Ohio’s voter registration regulations challenged
Thursday, July 06, 2006
Ted Wendling
Plain Dealer Bureau

Columbus – Less than two weeks ago, a Republican-controlled legislative panel approved rigorous voter-registration rules that lawmakers ruefully predicted would be challenged in court.

Make way for the lawyers.

A coalition of voter-registration groups and civic organizations has called a news conference for 10 a.m. today outside the U.S. District Courthouse in Cleveland to announce the filing of a lawsuit against Secretary of State Ken Blackwell and other public officials.

The suit will request an injunction, claiming a reform law passed by the General Assembly last year, followed by rules Blackwell’s office drafted, have all but ended the groups’ voter-registration activities in Ohio.

“At this point, the effects are chilling,” said Donita Judge, a staff attorney at the Advancement Project, a Washington-based voter-education group, and co-counsel in the suit being filed in Cleveland. “It’s just killed voter registration,” she added, resulting in an all-but-certain “dilution of the minority vote.”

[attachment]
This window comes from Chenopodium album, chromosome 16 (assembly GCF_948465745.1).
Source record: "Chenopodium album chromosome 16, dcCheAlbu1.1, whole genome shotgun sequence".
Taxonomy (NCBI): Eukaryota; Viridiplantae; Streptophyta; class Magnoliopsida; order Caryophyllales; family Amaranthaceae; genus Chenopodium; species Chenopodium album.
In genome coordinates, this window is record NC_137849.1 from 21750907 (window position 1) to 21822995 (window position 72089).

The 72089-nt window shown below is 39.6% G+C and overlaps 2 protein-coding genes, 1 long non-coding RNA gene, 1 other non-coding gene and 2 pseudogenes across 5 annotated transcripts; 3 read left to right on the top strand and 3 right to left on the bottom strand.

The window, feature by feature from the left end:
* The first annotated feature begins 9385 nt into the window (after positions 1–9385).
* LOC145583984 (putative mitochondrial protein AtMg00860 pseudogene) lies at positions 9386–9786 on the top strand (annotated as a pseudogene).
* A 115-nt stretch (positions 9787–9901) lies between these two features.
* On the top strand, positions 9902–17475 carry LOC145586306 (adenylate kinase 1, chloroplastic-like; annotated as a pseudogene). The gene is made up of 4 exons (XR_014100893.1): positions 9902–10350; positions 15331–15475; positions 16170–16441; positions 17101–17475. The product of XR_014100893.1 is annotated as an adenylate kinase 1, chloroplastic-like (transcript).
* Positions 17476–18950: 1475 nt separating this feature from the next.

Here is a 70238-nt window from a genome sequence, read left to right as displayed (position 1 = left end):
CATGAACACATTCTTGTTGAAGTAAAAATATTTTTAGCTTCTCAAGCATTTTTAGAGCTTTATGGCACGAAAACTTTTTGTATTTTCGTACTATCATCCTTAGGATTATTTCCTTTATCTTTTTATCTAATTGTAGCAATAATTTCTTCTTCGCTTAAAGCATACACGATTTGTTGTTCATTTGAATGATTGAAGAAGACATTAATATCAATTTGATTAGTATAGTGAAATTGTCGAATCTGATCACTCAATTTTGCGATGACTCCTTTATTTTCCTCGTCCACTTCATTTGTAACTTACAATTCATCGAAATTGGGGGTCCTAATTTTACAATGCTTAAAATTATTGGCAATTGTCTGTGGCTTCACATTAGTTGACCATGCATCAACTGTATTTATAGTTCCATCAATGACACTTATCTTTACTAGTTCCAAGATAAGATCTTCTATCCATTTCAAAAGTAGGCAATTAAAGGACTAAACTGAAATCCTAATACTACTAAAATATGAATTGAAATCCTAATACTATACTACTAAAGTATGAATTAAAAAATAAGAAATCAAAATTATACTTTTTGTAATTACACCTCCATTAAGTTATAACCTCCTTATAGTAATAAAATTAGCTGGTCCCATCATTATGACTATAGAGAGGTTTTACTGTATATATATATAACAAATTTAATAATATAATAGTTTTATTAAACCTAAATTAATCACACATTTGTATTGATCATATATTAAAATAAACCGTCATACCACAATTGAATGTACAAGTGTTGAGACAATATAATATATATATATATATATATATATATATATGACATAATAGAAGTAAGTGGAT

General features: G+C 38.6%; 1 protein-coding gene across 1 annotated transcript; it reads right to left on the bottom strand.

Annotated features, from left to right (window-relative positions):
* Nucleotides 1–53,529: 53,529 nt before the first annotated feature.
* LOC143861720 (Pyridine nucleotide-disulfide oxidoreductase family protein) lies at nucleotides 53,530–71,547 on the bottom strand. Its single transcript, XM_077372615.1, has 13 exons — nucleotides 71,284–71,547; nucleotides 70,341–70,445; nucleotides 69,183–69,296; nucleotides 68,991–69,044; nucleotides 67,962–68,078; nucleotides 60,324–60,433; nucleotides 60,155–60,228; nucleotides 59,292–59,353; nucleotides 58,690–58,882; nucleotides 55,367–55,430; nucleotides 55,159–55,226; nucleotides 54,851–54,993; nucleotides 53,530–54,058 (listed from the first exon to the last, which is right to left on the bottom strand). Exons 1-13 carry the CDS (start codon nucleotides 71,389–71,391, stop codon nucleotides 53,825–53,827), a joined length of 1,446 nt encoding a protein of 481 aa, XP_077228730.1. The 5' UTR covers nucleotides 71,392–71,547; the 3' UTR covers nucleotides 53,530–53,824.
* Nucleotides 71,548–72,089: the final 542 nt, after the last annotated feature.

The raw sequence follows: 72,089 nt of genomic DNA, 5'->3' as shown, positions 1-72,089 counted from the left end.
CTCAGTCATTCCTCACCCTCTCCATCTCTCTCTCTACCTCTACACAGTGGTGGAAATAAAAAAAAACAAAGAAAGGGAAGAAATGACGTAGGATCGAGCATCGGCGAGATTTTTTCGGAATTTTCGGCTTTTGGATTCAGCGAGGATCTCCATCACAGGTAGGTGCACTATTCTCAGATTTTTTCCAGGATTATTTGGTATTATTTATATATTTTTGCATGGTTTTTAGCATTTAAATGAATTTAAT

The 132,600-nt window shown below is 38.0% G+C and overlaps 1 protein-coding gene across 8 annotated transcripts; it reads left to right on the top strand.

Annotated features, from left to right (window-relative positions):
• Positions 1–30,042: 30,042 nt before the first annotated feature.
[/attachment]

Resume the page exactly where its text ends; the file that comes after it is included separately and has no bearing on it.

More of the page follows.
James Lee, a spokesman for Blackwell’s office, lashed out at the groups, saying the law was supported by an analysis by the nonpartisan Legislative Service Commission and upheld by the Joint Committee for Agency Rule Review.

“This is nothing more than a frivolous lawsuit that will further bog down our already overburdened court system,” he said.

Lee also questioned why Blackwell was being sued when JCARR approved the rules and suggested that the lawsuit was being filed in federal court to drag the case out “for their political advantage.”

The lawsuit will claim that the registration and training requirements violate the free-speech rights of low-paid registrars by burdening them with the responsibility of personally returning registration cards and imposing potential felony penalties for failing to do so.

It also will claim that Ohio’s attempt to impose an “anti-bundling” policy violates the intent of the National Voter Registration Act, which was to increase voter participation.

Judge said the effects of the law and rules disproportionately affect voter-registration drives in minority communities, where many residents don’t have transportation, lack the technological skills to register on-line and are, in some cases, “functionally illiterate.”

“They really depend on these third-party groups to assist them with voter registration,” she said.

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